Film is dead!

For a few years now camera manufacturers have released numerous digital still cameras that have replaced traditional film bodies. From point and shoot to large format professional systems there is now an affordable camera to cover all situations.
With advances in image control, manipulation, storage and transmission, it seems digital cameras are now far superior to the film cameras they replaced. Print production has now all but gone digital both injket and offset has become fully reliant on digital capture.
There are some labs that continue to use photochemical methods of print production due to the huge investment in those systems. I would suggest that high end inkjet quality is now on the verge of wiping out that industry due to the image quality and print longevity on an ever increasing array of print materials. Even color laser quality has improved and is now used for rough proofs.
I no longer consider photography to be digital or traditional, it is what it is. Traditional could be egg white on paper or bitumen on glass. If you are learning still photography it is now by nature, digital.
It seems now that with the introduction of the RED digital cinema camera, Hollywood is about to see the demise of 35 or 70mm film as a standard. Extreme high definition of the 4K files from the RED camera will become the standard as hardware is cheap and editing systems more reliable and affordable.
The RED ONE camera platform can shoot all formats currently except standard definition video. Good riddance to interlaced SD analogue I say. What this means is that all TV studios, live news, feature production, telemovies, drama, sitcom, independent and major release cinema can all be shot on this unique non video digital cinema camera. Perhaps even the word “Video” will disappear to be replaced by something else more fitting.
Just as the term ” desktop publishing” disappeared as all publishing is desktop, non linear digital video and film editing will become one; editing.
With the emergence of competition for main stream television in the form of full HD online content and now Apple TV’s 720p Podcast standard, the RED camera will allow independent content to flourish as a high quality alternative to “Free to air” or Cable broadcast.

As a PhotoGeek I now pronounce chemical emulsion film and print technology, in all it’s forms, DEAD.


  1. Phillip, I see and believe in what you are saying, though I think there is still one big problem though. Without neg’s or positives as physical results of ‘analog’ photography, what is to become of the vast amounts of digital output, whether it be stuck on dvd’s or hard drives, when technology marches on without it.
    In one hundred years time, how much of it will be compatible or in any condition to be accessed by the technology of the future?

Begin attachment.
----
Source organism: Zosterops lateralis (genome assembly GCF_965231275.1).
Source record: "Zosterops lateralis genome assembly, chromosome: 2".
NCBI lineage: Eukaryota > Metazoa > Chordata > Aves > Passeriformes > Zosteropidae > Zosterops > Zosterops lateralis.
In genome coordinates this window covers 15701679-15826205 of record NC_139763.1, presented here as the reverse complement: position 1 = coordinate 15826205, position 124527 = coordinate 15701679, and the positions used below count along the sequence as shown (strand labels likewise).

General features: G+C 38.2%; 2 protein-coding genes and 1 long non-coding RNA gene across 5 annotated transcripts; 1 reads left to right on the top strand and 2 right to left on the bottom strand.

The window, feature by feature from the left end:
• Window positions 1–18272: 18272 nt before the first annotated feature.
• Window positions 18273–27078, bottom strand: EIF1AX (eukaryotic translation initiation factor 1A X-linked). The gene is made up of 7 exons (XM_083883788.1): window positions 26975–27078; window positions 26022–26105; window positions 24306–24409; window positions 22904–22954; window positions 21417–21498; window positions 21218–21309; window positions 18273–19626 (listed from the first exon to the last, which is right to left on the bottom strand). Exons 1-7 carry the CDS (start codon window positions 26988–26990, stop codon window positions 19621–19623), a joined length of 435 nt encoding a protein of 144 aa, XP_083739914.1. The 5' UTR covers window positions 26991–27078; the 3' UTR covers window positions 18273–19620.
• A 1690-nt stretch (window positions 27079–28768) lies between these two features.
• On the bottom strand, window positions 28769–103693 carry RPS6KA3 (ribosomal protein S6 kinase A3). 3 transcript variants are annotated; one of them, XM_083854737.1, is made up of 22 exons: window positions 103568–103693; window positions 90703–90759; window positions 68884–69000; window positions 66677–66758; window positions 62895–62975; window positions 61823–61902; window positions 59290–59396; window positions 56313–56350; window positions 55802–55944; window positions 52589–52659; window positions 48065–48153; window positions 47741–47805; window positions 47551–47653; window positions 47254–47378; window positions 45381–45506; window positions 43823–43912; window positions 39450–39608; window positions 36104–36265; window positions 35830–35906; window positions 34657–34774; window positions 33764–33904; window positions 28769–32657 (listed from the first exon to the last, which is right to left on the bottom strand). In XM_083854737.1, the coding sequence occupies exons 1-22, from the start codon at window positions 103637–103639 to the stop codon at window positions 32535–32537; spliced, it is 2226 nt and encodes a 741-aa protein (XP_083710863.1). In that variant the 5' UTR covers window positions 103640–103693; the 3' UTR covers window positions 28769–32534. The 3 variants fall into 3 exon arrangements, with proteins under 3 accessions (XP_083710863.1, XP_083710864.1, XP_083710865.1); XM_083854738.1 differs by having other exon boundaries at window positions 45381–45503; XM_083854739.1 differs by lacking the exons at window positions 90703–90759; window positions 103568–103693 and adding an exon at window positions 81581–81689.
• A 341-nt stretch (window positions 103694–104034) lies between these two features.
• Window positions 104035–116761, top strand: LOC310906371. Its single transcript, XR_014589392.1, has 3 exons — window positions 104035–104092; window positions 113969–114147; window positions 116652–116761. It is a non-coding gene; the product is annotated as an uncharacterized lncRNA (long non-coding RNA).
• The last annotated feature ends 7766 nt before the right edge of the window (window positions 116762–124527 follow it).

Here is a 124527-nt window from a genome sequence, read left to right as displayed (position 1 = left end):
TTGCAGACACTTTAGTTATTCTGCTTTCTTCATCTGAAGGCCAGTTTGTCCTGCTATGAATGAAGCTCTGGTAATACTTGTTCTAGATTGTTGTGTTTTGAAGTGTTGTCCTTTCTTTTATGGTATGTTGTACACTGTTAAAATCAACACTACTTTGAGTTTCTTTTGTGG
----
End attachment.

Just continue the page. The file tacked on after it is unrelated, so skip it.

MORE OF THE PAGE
2. Thanks for your comments Justin.

    The same thing that happens to all obsolete technology, it becomes obsolete.
    If there is a reason to preserve images and the financial capacity to do so then it will happen.
    I don’t see too many people printing from half plate glass negs but it is possible. I see heaps of people paying to have VHS tapes converted to DVD.
    If a good print of a digital image is made it will survive as well as many other works of art.
    Besides, with digital files it will be software that does any conversion for future use not some purpose built hardware like a machine that reprints nitro cellulose film to more stable formats.
    All media, photographic, video, film, audio, and all data in any office or government department is archived as digital. I don’t think that one day all that data will suddenly become unreadable.
    I see that happening now as people move photographic libraries to larger SATA drives from IDE. Some put film images via scanners into an “Aperture” database files. As internet connections speed up, task of housing and archiving all that data can be achieved by online services. What ever the digital feed is that re-enters from that storage facility, it will be a pure version of what went in, not corrupted by chemical degradation or climate change.

    All in all the concerns you have should not encourage educators to use film as a means of teaching photographic process. For one thing we are running short of the water we need for more important concerns.

  3. I have to aggree Phillip. I suppose I was coming from a more consumer point of view. I expect professional output to be archived in a manner that will allow access into the future no matter how technology changes, I’m sure as you are that photography will change with it. From the point of view of consumers, digital has allowed a vast increase in the number of photographs taken, though many go un-printed, residing in hard drives or cd’s, and of course consumers are known to be a bit lazy with backing-up from time to time, not having a ‘work flow’ allows the images to go missing and unseen. As we know, much of our social history is sourced from the general population, so will the digital photos taken by ‘Joe Blogs’, some printed, many not, be around for viewing in the future?
    Cheer’s, thanks for the site PhotoGeeks.

  4. Film, it seems, still has a pulse. From a hobbyist perspective there is still a band of absolute geeks (like me?) who are ga-ga over film and film processing. It will be a sad day when film is no longer available … now, where’s that 5D?? Melissa …..!!!

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